It is a terrible thing to see, a big ship wrecked and torn apart by a remorseless ocean. The miserable pictures of the giant bulker on the once pristine shores of Mauritius show a grim sequence of a grounding that initially did not look that calamitous, then with each day passing the situation inexorably deteriorating. First the Indian Ocean swell took charge and spun the empty ship on her axis to ground the stern, then, with the bunker tanks breached, the deteriorating weather broke her back and tore the whole cargo section adrift from the remainder of the vessel.
The sheer scale of the incident was what surprised me, with this being a nearly new Capesize vessel, but there is no arguing with the sea, whatever the size of ship. Only the aerial pictures of the grounded bulker, and the miniscule tugs, gave a sense of proportion. And while this was an empty dry cargo ship (neither a tanker nor a containership as it has been identified by mainstream media), there was sufficient heavy oil on board to make the most awful mess of beaches, mangroves and coral reefs, on an island renowned for its natural wonders.
Well, they have hauled the forepart off for scuttling in deep water and there will be months of work for the wreck removal team, but now the focus will be on cleaning up the mess and determining the sequence of events that put this ship ashore. The flag state of the Japanese-controlled ship was Panama, an authority not renowned for the transparency of its accident investigation, but it is clear that the Mauritian authorities will be pursuing their own enquiries, by means of criminal charges laid against the master and one of the deck officers.
Why on earth was this large and well-equipped ship, on her ballast passage from China to Brazil, passing so close to this island? In the days when navigators depended upon celestial fixes, it would be not uncommon to close an island to verify the ship’s position, but those days are long gone.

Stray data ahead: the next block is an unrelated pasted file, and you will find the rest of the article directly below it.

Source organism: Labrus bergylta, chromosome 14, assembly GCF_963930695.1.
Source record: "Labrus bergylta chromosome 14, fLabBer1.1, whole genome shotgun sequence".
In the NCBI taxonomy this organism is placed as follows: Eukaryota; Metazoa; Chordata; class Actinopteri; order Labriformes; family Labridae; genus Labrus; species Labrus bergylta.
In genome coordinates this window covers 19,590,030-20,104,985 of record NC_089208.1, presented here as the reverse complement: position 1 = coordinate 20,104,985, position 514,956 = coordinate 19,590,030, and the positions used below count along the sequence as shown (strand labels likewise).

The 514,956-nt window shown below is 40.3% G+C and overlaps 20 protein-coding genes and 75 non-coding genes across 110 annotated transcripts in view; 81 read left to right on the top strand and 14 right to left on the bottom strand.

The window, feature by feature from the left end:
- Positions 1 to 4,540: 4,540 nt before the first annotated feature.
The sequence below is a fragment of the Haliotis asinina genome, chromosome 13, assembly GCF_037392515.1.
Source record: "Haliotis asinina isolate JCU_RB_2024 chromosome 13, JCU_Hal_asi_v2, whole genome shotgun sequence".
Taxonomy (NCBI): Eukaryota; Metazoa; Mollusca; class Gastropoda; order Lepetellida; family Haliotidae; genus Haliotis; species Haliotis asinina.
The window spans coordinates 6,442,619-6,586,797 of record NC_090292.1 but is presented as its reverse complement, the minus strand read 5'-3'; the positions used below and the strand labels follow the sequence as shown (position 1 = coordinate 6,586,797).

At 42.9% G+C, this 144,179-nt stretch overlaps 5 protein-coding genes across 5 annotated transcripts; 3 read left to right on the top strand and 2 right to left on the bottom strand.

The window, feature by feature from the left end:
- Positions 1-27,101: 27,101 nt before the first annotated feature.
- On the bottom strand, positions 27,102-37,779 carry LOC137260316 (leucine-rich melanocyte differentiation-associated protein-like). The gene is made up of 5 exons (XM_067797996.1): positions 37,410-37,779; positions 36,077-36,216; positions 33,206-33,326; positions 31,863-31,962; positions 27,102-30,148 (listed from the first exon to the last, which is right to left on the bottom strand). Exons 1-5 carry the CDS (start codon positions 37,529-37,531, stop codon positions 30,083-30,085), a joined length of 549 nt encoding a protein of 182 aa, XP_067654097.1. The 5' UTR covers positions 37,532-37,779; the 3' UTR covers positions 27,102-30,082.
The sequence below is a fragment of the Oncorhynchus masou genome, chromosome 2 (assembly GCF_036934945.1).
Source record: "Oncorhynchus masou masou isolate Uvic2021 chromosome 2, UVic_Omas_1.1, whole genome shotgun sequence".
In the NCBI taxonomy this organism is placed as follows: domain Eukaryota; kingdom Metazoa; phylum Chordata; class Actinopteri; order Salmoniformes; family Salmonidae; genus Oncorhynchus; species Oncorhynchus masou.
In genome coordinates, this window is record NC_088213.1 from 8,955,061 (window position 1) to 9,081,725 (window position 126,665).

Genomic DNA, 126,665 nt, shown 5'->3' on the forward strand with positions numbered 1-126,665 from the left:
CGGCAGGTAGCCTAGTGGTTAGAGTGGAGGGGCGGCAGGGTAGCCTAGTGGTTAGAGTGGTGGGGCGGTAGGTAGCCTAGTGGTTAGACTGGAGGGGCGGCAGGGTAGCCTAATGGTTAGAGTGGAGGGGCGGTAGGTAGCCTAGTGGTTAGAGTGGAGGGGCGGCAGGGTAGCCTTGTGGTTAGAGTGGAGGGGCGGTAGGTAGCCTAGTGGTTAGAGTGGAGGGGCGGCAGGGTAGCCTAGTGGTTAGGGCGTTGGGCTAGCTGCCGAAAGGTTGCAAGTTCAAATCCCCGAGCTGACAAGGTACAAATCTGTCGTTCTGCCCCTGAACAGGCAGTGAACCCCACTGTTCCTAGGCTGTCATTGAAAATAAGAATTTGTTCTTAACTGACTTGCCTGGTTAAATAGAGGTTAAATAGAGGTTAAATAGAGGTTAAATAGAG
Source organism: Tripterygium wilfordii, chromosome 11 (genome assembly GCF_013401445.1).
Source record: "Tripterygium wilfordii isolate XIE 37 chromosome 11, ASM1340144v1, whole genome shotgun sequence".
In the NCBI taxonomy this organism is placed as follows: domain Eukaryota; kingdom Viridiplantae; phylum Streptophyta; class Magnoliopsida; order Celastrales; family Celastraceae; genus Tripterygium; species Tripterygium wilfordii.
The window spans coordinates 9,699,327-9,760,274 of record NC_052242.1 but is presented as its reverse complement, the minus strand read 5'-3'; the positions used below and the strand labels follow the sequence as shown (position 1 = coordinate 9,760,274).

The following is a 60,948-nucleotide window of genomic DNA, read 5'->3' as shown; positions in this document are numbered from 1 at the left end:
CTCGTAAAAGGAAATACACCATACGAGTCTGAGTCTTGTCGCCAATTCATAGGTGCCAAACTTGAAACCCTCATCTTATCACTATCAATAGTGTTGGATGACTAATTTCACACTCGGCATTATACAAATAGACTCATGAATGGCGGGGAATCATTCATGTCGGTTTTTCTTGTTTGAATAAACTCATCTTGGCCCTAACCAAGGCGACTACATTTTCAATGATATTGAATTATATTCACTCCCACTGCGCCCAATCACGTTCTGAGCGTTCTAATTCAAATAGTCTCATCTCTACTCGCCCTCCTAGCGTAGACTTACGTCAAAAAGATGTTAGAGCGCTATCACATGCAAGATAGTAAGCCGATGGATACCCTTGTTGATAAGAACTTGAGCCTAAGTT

Might the vessel’s electronic navigation system have been playing up? It wouldn’t have been the first time such an accident happened. Some years ago, a modern, fully equipped ship ploughed into an island off Tristan da Cunha in the South Atlantic because her electronic chart system had somehow “edited out” the presence of this obstruction on the vessel’s passage plan.
A large containership, according to the subsequent accident investigation, grounded on a shoal in the English Channel, simply because her electronic course had been laid right across the shallow water and nobody had noticed. Indeed it was only when the coastguard politely enquired why the ship had stopped that they realised that they were aground.
There is no shortage of this sort of accident, contributed to by over-confidence in the clever equipment, failure to use alternative position-finding checks such as those offered by eyes and wheelhouse windows, and what is often described as complacency.
It is simplicity itself to plot a vessel’s courses into the system, compared to the old ways of laboriously hauling around paper charts, employing pencils, dividers, the old roller rule, notices to mariners, tide tables, and navigational warnings. Maybe it was easier to check when the poor old Second Mate had mixed up the scale of the chart and put the ship five miles off rather than ten (guilty plea here).
Might both the ease of establishing a ship’s position and the illusion of absolute accuracy given by those friendly satellites, sometimes contribute to errors directing a ship into danger? A couple of days with no sights and you certainly would not rely upon your dead reckoning position. But people really do rely on their GPS and the instant and trouble-free precision of its navigation, despite the regular warnings that they shouldn’t.
“We know exactly where we are,” says the master to the pilot, who actually points out that there is a potentially lethal offset in the ship’s GPS, which can be verified by the pilot’s PPU, backed up by the good old Mk I eyeball.
But if complacency, or arrogance, or a mistaken idea of precision conferred by super technology, helped to drive the ship up on the beach, it might, as has been hinted, be the curse of communications that was a major contributor to this oil-smeared disaster. Ships on their long, slow, deep-sea passages these days will sometimes close an island so that the crew can chat to their nearest and dearest on their mobile phones. Here again, we are reminded of several other navigational accidents caused because of the preoccupation of a navigator with a cellphone conversation.
Mindful of this, sensible masters and managers will closely regulate the use of personal devices on the bridge of a ship, mindful of the range of diversionary entertainment that might cause the watchkeepers to neglect their duties. But these accidents still happen. If the technology is available, the chances are that somebody will use it.
And we shouldn’t fall into the trap of condemning modern technology, rather than the stupidity of those who use it badly. But there is no getting away from the fact that while in the bad old days accidents regrettably happened, the sort of mess on the beaches of Mauritius is quite inexcusable.
Maritime industry legend, and former long-term editor of Lloyds List, Michael Grey kicks off each month with topical issues affecting the maritime world at large.